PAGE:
C Securing Communication

This appendix provides the information and steps required to ensure that OAM Servers and clients (OAM Agents) can communicate securely across the Access Protocol channel. This chapter provides the following details:

C.1 Prerequisites

Confirm that the OAM Server is running.

For details about Using the SSL Automation Tool, see Oracle Fusion Middleware Administrator's Guide.

C.2 Introduction to Securing Communication Between OAM Servers and Webgates

Securing communication between OAM Servers and clients (Webgates) means defining the transport security mode for the NAP (also known as the OAP) channel within the component registration page. The security level for the channel is specified as either:

  • Open: Un-encrypted communication

    In Open mode, there is no authentication or encryption between the Webgate and OAM Server. The Webgate does not ask for proof of the OAM Server's identity and the OAM Server accepts connections from all Webgates. Use Open mode if communication security is not an issue in your deployment.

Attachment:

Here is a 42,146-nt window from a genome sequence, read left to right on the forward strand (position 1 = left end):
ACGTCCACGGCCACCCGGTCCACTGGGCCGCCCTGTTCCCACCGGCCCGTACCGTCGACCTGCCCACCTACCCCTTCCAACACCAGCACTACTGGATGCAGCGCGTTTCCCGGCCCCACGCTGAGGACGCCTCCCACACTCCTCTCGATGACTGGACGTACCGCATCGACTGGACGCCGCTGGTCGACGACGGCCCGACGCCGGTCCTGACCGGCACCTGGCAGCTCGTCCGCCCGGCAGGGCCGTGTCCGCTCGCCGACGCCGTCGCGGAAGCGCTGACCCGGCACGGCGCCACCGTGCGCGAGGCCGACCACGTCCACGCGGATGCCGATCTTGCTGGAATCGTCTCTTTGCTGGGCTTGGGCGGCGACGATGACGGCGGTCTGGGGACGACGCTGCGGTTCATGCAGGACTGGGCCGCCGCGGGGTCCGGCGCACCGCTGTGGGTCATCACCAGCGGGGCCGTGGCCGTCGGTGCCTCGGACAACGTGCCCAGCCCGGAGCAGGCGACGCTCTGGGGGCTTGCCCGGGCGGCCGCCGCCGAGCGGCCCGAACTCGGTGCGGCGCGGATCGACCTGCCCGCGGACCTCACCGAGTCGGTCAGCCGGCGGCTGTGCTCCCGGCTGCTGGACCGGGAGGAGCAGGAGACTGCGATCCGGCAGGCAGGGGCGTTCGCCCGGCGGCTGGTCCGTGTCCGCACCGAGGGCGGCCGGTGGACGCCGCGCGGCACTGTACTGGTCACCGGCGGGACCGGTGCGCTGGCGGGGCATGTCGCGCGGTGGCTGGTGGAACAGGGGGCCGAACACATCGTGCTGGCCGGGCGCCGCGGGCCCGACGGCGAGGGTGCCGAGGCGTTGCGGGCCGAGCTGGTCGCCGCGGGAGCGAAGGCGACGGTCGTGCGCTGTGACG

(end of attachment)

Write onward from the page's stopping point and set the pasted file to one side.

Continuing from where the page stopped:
• Simple: Encrypted communication through the Secure Sockets Layer (SSL) protocol with a public key certificate issued by Oracle

    Use Simple mode if you have some security concerns, such as not wanting to transmit passwords as plain text, but you do not manage your own Certificate Authority (CA). In this case, OAM Servers and Webgates use the same certificates, issued and signed by Oracle CA. For more information, see "About Simple Mode, Encryption, and Keys".

  • Cert: Encrypted communication through SSL with a public key certificate issued by a trusted third-party certificate authority (CA).

    Use Cert mode if you want different certificates on OAM Servers and Webgates and you have access to a trusted third-party CA. In this mode, you must encrypt the private key using the DES algorithm. Access Manager components use X.509 digital certificates in PEM format only. PEM refers to Privacy Enhanced Mail, which requires a passphrase. The PEM (Privacy Enhanced Mail) format is preferred for private keys, digital certificates, and trusted certificate authorities (CAs). The preferred keystore format is the JKS (Java KeyStore) format. For more information, see "About Cert Mode Encryption and Files".